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The UK Government has now replied to the consultation on the Data Reform Bill, which will replace cookie pop-ups introduced when GDPR was rolled out, with browser-based opt-outs.

This GDPR overhaul proposes to extend ‘soft opt-in’, change the consent requirement for cookies, and impose greater financial penalties for cold callers and nuisance marketeers.

The consumer-focused law will remove frustrating consent banners for UK visitors and should be internationally trade-friendly for businesses.

While this modern implementation sounds attractive, it may pose a few issues and draw criticism:

  • It will put a lot of pressure on technology providers, who have an inherent motivation to tip scales in their own favour.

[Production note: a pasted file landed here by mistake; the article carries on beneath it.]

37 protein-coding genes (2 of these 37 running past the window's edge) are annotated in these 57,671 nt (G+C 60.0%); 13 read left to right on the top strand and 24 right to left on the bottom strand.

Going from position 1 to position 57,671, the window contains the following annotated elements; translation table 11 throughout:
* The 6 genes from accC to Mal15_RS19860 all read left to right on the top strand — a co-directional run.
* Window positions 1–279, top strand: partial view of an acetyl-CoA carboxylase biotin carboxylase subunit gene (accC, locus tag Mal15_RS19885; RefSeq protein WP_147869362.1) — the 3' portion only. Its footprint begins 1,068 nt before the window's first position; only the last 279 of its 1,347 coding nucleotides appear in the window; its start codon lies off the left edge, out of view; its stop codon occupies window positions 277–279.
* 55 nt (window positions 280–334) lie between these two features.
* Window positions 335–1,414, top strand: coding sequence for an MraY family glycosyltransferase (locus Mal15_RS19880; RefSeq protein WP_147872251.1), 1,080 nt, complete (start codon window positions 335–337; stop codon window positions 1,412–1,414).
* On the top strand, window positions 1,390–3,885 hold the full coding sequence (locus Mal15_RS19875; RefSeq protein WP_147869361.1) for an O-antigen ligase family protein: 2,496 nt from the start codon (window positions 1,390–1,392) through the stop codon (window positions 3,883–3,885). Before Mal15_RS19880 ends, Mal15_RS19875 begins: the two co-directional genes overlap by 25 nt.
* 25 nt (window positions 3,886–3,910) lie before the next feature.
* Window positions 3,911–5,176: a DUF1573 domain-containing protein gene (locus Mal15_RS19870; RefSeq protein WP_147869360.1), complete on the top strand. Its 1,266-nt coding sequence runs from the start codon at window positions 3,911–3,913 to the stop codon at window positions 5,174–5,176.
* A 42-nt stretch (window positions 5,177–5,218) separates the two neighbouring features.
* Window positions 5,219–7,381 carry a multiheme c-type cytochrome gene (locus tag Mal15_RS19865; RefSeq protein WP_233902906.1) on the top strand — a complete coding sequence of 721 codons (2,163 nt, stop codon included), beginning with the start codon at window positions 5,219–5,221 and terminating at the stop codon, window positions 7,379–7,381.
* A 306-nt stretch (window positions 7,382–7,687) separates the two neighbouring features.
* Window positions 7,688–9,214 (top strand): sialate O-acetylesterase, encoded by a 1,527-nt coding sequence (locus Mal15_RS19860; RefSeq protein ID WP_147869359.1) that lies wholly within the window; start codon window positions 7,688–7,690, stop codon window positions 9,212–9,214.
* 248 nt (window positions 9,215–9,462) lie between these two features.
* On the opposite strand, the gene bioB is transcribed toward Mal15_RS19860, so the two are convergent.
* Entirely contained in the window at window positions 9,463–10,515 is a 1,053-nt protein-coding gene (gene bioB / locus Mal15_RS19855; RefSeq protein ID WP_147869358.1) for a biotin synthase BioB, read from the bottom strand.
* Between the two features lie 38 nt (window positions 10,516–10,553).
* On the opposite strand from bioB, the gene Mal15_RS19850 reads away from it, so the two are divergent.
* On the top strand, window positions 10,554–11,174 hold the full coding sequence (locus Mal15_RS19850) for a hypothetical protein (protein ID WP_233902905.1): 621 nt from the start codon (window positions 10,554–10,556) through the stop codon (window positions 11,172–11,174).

• There are potential loopholes, where businesses could continue to harvest data, under the guise of “planned research”.
  • It moves focus away from privacy, pushing it behind the scenes.

Alongside all of this, international companies in the UK need to be vigilant, as the Data Reform Bill could trigger cross-border data-sharing restrictions when moving the company’s own data to and from the EU. This was one of the main points raised by respondents to the consultation. The UK government has replied to those concerns, stating that it believes businesses will be able to move away from GDPR while maintaining adequacy with the EU.

UK companies will watch out for Brussels’ response to understand whether the EU will amend its own GDPR rules, or whether it will consider the new proposals to sufficiently maintain data protection for EU users. Few international companies are likely to remove their GDPR banners if it means data flow will be impaired from the EU to the UK.